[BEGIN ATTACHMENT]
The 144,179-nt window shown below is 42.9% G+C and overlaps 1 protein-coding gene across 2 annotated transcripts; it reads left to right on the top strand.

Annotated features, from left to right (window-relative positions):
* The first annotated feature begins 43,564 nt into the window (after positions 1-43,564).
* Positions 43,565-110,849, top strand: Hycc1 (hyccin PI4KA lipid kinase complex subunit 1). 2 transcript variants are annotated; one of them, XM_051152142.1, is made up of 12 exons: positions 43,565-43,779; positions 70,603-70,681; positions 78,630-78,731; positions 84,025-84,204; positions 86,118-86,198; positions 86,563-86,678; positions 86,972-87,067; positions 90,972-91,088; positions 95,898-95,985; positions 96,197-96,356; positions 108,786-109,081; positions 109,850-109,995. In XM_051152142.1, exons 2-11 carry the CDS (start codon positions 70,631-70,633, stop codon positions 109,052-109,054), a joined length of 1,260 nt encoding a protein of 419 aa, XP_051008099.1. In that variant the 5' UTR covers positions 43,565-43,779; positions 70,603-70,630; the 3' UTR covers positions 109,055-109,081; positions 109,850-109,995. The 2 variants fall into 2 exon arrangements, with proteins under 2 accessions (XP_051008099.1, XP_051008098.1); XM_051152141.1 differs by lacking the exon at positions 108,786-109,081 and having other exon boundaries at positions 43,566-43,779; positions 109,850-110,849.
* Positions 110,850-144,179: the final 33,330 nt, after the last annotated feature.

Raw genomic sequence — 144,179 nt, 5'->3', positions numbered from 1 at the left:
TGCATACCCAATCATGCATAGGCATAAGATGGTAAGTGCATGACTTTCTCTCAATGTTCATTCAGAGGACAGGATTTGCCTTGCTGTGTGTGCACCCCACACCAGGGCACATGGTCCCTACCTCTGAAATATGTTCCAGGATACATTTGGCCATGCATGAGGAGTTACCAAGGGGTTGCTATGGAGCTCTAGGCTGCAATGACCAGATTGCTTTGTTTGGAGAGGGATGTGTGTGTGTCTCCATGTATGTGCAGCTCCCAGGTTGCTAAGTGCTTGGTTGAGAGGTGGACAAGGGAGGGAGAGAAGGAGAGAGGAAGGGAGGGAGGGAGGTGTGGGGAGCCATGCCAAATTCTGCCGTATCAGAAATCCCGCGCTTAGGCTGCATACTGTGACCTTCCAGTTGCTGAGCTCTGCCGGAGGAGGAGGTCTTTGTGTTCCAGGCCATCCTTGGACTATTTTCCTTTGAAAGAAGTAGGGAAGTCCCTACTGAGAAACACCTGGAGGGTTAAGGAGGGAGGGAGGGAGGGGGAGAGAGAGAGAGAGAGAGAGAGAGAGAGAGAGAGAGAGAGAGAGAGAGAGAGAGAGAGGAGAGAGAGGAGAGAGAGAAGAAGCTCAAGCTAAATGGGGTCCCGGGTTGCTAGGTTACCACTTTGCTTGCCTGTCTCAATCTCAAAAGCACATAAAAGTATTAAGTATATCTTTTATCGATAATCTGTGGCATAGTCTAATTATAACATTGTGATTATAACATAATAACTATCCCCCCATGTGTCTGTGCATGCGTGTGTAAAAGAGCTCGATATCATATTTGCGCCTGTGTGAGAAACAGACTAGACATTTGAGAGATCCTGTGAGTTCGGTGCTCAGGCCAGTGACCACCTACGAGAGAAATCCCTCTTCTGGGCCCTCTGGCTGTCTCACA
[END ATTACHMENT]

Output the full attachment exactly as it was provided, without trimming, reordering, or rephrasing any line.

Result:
The 144,179-nt window shown below is 42.9% G+C and overlaps 1 protein-coding gene across 2 annotated transcripts; it reads left to right on the top strand.

Annotated features, from left to right (window-relative positions):
* The first annotated feature begins 43,564 nt into the window (after positions 1-43,564).
* Positions 43,565-110,849, top strand: Hycc1 (hyccin PI4KA lipid kinase complex subunit 1). 2 transcript variants are annotated; one of them, XM_051152142.1, is made up of 12 exons: positions 43,565-43,779; positions 70,603-70,681; positions 78,630-78,731; positions 84,025-84,204; positions 86,118-86,198; positions 86,563-86,678; positions 86,972-87,067; positions 90,972-91,088; positions 95,898-95,985; positions 96,197-96,356; positions 108,786-109,081; positions 109,850-109,995. In XM_051152142.1, exons 2-11 carry the CDS (start codon positions 70,631-70,633, stop codon positions 109,052-109,054), a joined length of 1,260 nt encoding a protein of 419 aa, XP_051008099.1. In that variant the 5' UTR covers positions 43,565-43,779; positions 70,603-70,630; the 3' UTR covers positions 109,055-109,081; positions 109,850-109,995. The 2 variants fall into 2 exon arrangements, with proteins under 2 accessions (XP_051008099.1, XP_051008098.1); XM_051152141.1 differs by lacking the exon at positions 108,786-109,081 and having other exon boundaries at positions 43,566-43,779; positions 109,850-110,849.
* Positions 110,850-144,179: the final 33,330 nt, after the last annotated feature.

Raw genomic sequence — 144,179 nt, 5'->3', positions numbered from 1 at the left:
TGCATACCCAATCATGCATAGGCATAAGATGGTAAGTGCATGACTTTCTCTCAATGTTCATTCAGAGGACAGGATTTGCCTTGCTGTGTGTGCACCCCACACCAGGGCACATGGTCCCTACCTCTGAAATATGTTCCAGGATACATTTGGCCATGCATGAGGAGTTACCAAGGGGTTGCTATGGAGCTCTAGGCTGCAATGACCAGATTGCTTTGTTTGGAGAGGGATGTGTGTGTGTCTCCATGTATGTGCAGCTCCCAGGTTGCTAAGTGCTTGGTTGAGAGGTGGACAAGGGAGGGAGAGAAGGAGAGAGGAAGGGAGGGAGGGAGGTGTGGGGAGCCATGCCAAATTCTGCCGTATCAGAAATCCCGCGCTTAGGCTGCATACTGTGACCTTCCAGTTGCTGAGCTCTGCCGGAGGAGGAGGTCTTTGTGTTCCAGGCCATCCTTGGACTATTTTCCTTTGAAAGAAGTAGGGAAGTCCCTACTGAGAAACACCTGGAGGGTTAAGGAGGGAGGGAGGGAGGGGGAGAGAGAGAGAGAGAGAGAGAGAGAGAGAGAGAGAGAGAGAGAGAGAGAGAGAGAGAGGAGAGAGAGGAGAGAGAGAAGAAGCTCAAGCTAAATGGGGTCCCGGGTTGCTAGGTTACCACTTTGCTTGCCTGTCTCAATCTCAAAAGCACATAAAAGTATTAAGTATATCTTTTATCGATAATCTGTGGCATAGTCTAATTATAACATTGTGATTATAACATAATAACTATCCCCCCATGTGTCTGTGCATGCGTGTGTAAAAGAGCTCGATATCATATTTGCGCCTGTGTGAGAAACAGACTAGACATTTGAGAGATCCTGTGAGTTCGGTGCTCAGGCCAGTGACCACCTACGAGAGAAATCCCTCTTCTGGGCCCTCTGGCTGTCTCACA